Ko Whanaupaki Tōku Māunga – Flagstaff is my Mountain

Flagstaff DunedinFor Māori, whakapapa (genealogy) is not just about the family tree. It is about a wider context, including linking us to our land and waterways. I think it is something we can all take something from as we lose touch more and more with where we have come from. In my previous post I wrote how I was happy being a candidate in the Flagstaff Ward in Dunedin and mentioned ‘paternal familiarity’. I guess that was a bit of my whakapapa right there, and it set me thinking.

The paternal bit was me reflecting on my paternal connection with Flagstaff (the hill). The ashes of both my father and grandfather were scattered on the summit of Flagstaff. That’s quite a lot right there, but it’s more than that. My granddad O.V. Davies was a keen walker and tramper in his day. He roamed far and wide, as time allowed, but also took advantage of Flagstaff which wasn’t far from his home in Maori Hill. He once got benighted on the slopes of Flagstaff facing the city and I’m sure this would have been on the track which now bears his name. 

The Davies track was a bit of a family legend, and I remember unsuccessfully looking for it in the early 1970s. It has since been restored and I’ve enjoyed using it a number of times. 

Flagstaff Dunedin

Flagstaff on the right, above Dunedin City, from Waverley across the harbour. The Davies Track is towards the right-hand end.

Flagstaff is a hill rather than a mountain, but it definitely dominates the Dunedin skyline. It provides a magnificent viewpoint over the city on one side, and the Otago hinterland on the other. Dunedin has lots of great city viewpoints, but Flagstaff is a special one. You have to walk some of the way to reach the top. It’s only takes about 20 minutes from the closest parking, but that’s enough to get you breathing properly and looking forward to the reward of the view.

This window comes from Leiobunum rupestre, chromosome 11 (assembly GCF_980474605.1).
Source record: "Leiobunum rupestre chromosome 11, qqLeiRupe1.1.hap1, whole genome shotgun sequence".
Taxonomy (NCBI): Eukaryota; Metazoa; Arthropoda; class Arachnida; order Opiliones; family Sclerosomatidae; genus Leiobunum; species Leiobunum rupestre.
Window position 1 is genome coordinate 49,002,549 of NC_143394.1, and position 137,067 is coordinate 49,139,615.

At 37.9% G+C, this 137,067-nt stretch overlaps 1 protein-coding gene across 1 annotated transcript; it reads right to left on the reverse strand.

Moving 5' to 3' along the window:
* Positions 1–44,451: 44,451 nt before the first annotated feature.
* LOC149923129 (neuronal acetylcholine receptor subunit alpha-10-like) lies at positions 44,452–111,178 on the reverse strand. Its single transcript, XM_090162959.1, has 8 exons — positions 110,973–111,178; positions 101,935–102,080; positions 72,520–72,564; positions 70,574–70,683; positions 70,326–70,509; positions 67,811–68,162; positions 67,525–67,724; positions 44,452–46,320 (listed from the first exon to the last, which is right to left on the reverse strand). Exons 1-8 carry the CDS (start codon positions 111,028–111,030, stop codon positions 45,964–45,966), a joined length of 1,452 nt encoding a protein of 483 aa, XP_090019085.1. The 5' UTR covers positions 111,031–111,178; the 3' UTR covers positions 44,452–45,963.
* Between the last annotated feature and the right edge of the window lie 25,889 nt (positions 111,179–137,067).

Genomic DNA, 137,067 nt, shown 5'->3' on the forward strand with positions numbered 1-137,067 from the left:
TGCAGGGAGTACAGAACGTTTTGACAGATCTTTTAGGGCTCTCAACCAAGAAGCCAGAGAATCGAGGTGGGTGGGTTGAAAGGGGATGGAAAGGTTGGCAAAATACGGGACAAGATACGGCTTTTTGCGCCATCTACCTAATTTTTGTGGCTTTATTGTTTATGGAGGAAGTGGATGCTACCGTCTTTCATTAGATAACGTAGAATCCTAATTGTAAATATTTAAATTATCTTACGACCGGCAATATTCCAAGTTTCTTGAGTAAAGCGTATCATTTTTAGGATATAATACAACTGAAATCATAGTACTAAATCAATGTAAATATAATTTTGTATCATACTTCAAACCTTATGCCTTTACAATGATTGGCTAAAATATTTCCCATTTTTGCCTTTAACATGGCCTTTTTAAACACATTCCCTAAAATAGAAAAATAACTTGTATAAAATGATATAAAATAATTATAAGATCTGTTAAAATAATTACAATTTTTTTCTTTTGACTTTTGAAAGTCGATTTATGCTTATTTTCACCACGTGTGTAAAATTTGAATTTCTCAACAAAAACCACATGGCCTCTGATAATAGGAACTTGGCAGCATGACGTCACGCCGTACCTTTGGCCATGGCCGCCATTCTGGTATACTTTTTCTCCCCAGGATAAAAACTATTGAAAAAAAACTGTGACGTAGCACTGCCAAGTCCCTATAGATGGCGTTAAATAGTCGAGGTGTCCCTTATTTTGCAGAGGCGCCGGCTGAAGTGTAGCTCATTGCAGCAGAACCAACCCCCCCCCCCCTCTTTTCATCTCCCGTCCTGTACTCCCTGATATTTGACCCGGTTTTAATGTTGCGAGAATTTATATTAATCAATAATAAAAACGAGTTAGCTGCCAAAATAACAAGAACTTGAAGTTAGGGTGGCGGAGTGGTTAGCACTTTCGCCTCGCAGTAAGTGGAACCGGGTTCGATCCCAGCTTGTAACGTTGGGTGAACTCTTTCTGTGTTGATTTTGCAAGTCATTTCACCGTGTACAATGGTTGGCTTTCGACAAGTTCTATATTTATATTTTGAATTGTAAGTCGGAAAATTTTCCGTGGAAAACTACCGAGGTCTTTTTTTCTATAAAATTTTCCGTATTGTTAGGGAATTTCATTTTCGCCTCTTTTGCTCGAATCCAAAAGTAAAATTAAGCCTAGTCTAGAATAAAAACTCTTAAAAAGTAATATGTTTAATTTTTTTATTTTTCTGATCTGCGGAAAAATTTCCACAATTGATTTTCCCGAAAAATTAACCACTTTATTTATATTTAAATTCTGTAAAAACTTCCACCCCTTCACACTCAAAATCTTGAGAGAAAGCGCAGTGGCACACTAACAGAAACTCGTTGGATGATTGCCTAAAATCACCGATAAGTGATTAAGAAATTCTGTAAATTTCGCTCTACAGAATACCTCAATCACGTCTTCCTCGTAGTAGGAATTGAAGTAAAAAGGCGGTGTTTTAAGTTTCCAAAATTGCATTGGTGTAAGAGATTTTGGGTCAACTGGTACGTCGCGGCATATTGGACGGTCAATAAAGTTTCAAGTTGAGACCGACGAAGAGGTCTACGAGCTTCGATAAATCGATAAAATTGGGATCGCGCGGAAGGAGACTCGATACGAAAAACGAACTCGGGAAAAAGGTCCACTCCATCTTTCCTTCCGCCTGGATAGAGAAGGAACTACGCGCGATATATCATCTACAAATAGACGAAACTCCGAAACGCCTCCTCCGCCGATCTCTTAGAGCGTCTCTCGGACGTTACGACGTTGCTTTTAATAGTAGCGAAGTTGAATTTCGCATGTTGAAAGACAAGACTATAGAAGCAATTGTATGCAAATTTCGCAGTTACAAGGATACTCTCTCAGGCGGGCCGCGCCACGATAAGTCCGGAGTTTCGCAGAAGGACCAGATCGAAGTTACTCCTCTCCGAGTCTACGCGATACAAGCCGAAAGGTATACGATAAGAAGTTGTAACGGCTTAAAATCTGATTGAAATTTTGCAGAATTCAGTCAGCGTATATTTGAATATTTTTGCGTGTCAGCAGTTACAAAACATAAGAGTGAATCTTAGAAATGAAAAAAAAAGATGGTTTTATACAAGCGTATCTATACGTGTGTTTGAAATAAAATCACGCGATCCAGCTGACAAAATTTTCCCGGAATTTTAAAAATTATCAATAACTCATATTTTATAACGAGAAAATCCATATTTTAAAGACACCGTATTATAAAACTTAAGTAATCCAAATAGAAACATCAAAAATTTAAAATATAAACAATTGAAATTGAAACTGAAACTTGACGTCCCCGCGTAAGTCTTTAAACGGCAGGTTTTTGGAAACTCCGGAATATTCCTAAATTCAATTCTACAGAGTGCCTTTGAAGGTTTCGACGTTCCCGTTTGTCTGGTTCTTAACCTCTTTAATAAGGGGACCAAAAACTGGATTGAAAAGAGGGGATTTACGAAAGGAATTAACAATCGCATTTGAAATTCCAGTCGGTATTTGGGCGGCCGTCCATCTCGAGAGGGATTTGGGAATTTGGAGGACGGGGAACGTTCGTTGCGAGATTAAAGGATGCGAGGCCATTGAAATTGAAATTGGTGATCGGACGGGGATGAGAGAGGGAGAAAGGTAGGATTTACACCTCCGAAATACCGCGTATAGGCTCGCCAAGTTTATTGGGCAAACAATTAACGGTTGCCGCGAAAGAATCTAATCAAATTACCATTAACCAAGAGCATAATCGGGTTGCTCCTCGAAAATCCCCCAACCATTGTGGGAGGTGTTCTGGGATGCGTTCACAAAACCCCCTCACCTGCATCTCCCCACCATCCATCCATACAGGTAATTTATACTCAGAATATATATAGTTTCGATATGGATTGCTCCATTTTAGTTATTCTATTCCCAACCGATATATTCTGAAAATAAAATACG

Dunedin from the summit of Flagstaff.

Dunedin from the summit of Flagstaff. We lived in the suburb on the left. Waverley is straight ahead across the harbour, and St Kilda and St Clair beaches are the Pacific Ocean beaches on the right.

Flagstaff is also the only Dunedin hill not adorned with human structures. I’m proud to be a part of the club (Otago Tramping and Mountaineering Club) that had to fight to keep it that way back in 1970s. Communication structures and buildings are necessary, but it’s good to have Flagstaff in its natural state. The club had earlier inherited a chunk of land around the home of Ben Rudd on the west side of Flagstaff, and I’ve spent a few days and nights there in my younger days; doing what young people do. 

Flagstaff also provided access to the hills beyond; the Silver Peaks. The Pineapple Track ascends from Leith Valley towards Flagstaff, and then a track north leads to the the Silver Peaks beyond. In my early days many a tramping trip, short and long, would end descending the Pineapple Track. As often as not, it’d actually end after walking for another hour to the back door of home. Life was simpler then.